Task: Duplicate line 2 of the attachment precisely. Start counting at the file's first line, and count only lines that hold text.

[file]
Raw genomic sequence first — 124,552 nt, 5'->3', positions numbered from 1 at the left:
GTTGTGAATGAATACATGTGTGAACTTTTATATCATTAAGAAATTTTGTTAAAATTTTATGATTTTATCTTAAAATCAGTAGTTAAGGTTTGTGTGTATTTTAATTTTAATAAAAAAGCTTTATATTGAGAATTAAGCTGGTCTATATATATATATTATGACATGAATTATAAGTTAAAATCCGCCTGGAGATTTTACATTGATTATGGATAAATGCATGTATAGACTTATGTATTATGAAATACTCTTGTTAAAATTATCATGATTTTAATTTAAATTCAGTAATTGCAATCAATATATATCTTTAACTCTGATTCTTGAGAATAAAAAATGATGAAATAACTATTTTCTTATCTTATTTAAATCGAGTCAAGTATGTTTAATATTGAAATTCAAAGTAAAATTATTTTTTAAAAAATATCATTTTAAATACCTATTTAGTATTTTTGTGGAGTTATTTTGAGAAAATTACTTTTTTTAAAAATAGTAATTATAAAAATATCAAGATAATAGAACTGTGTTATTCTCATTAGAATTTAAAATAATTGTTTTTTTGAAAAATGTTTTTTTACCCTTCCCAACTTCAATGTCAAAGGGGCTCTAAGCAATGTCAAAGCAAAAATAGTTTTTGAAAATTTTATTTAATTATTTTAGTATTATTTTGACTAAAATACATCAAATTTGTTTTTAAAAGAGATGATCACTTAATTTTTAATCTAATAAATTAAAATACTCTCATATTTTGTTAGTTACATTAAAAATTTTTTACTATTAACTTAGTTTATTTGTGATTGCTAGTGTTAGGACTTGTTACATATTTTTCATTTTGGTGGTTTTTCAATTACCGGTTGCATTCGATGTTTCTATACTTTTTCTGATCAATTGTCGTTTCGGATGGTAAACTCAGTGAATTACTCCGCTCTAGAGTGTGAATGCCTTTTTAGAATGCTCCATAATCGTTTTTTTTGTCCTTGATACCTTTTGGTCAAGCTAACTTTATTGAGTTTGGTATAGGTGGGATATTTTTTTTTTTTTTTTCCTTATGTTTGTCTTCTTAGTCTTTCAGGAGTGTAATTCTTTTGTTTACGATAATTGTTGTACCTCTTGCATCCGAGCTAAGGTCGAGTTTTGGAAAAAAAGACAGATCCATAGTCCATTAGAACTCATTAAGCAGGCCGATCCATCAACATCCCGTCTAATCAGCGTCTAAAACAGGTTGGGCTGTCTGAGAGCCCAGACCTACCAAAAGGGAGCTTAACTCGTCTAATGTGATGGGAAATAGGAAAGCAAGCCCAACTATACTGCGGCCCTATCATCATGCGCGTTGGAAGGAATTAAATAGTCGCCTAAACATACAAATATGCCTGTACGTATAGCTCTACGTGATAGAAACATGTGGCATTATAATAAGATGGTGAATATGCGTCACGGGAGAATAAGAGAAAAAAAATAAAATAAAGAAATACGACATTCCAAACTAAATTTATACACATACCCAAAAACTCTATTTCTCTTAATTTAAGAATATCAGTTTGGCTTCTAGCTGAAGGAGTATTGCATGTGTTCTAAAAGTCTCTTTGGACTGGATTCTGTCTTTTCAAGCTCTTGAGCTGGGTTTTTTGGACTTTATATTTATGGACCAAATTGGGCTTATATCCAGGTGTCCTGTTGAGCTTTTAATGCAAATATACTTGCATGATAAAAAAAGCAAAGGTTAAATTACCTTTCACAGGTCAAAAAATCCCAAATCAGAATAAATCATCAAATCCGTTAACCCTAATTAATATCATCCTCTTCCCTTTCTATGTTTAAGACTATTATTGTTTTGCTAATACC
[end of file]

GTTGTGAATGAATACATGTGTGAACTTTTATATCATTAAGAAATTTTGTTAAAATTTTATGATTTTATCTTAAAATCAGTAGTTAAGGTTTGTGTGTATTTTAATTTTAATAAAAAAGCTTTATATTGAGAATTAAGCTGGTCTATATATATATATTATGACATGAATTATAAGTTAAAATCCGCCTGGAGATTTTACATTGATTATGGATAAATGCATGTATAGACTTATGTATTATGAAATACTCTTGTTAAAATTATCATGATTTTAATTTAAATTCAGTAATTGCAATCAATATATATCTTTAACTCTGATTCTTGAGAATAAAAAATGATGAAATAACTATTTTCTTATCTTATTTAAATCGAGTCAAGTATGTTTAATATTGAAATTCAAAGTAAAATTATTTTTTAAAAAATATCATTTTAAATACCTATTTAGTATTTTTGTGGAGTTATTTTGAGAAAATTACTTTTTTTAAAAATAGTAATTATAAAAATATCAAGATAATAGAACTGTGTTATTCTCATTAGAATTTAAAATAATTGTTTTTTTGAAAAATGTTTTTTTACCCTTCCCAACTTCAATGTCAAAGGGGCTCTAAGCAATGTCAAAGCAAAAATAGTTTTTGAAAATTTTATTTAATTATTTTAGTATTATTTTGACTAAAATACATCAAATTTGTTTTTAAAAGAGATGATCACTTAATTTTTAATCTAATAAATTAAAATACTCTCATATTTTGTTAGTTACATTAAAAATTTTTTACTATTAACTTAGTTTATTTGTGATTGCTAGTGTTAGGACTTGTTACATATTTTTCATTTTGGTGGTTTTTCAATTACCGGTTGCATTCGATGTTTCTATACTTTTTCTGATCAATTGTCGTTTCGGATGGTAAACTCAGTGAATTACTCCGCTCTAGAGTGTGAATGCCTTTTTAGAATGCTCCATAATCGTTTTTTTTGTCCTTGATACCTTTTGGTCAAGCTAACTTTATTGAGTTTGGTATAGGTGGGATATTTTTTTTTTTTTTTTCCTTATGTTTGTCTTCTTAGTCTTTCAGGAGTGTAATTCTTTTGTTTACGATAATTGTTGTACCTCTTGCATCCGAGCTAAGGTCGAGTTTTGGAAAAAAAGACAGATCCATAGTCCATTAGAACTCATTAAGCAGGCCGATCCATCAACATCCCGTCTAATCAGCGTCTAAAACAGGTTGGGCTGTCTGAGAGCCCAGACCTACCAAAAGGGAGCTTAACTCGTCTAATGTGATGGGAAATAGGAAAGCAAGCCCAACTATACTGCGGCCCTATCATCATGCGCGTTGGAAGGAATTAAATAGTCGCCTAAACATACAAATATGCCTGTACGTATAGCTCTACGTGATAGAAACATGTGGCATTATAATAAGATGGTGAATATGCGTCACGGGAGAATAAGAGAAAAAAAATAAAATAAAGAAATACGACATTCCAAACTAAATTTATACACATACCCAAAAACTCTATTTCTCTTAATTTAAGAATATCAGTTTGGCTTCTAGCTGAAGGAGTATTGCATGTGTTCTAAAAGTCTCTTTGGACTGGATTCTGTCTTTTCAAGCTCTTGAGCTGGGTTTTTTGGACTTTATATTTATGGACCAAATTGGGCTTATATCCAGGTGTCCTGTTGAGCTTTTAATGCAAATATACTTGCATGATAAAAAAAGCAAAGGTTAAATTACCTTTCACAGGTCAAAAAATCCCAAATCAGAATAAATCATCAAATCCGTTAACCCTAATTAATATCATCCTCTTCCCTTTCTATGTTTAAGACTATTATTGTTTTGCTAATACC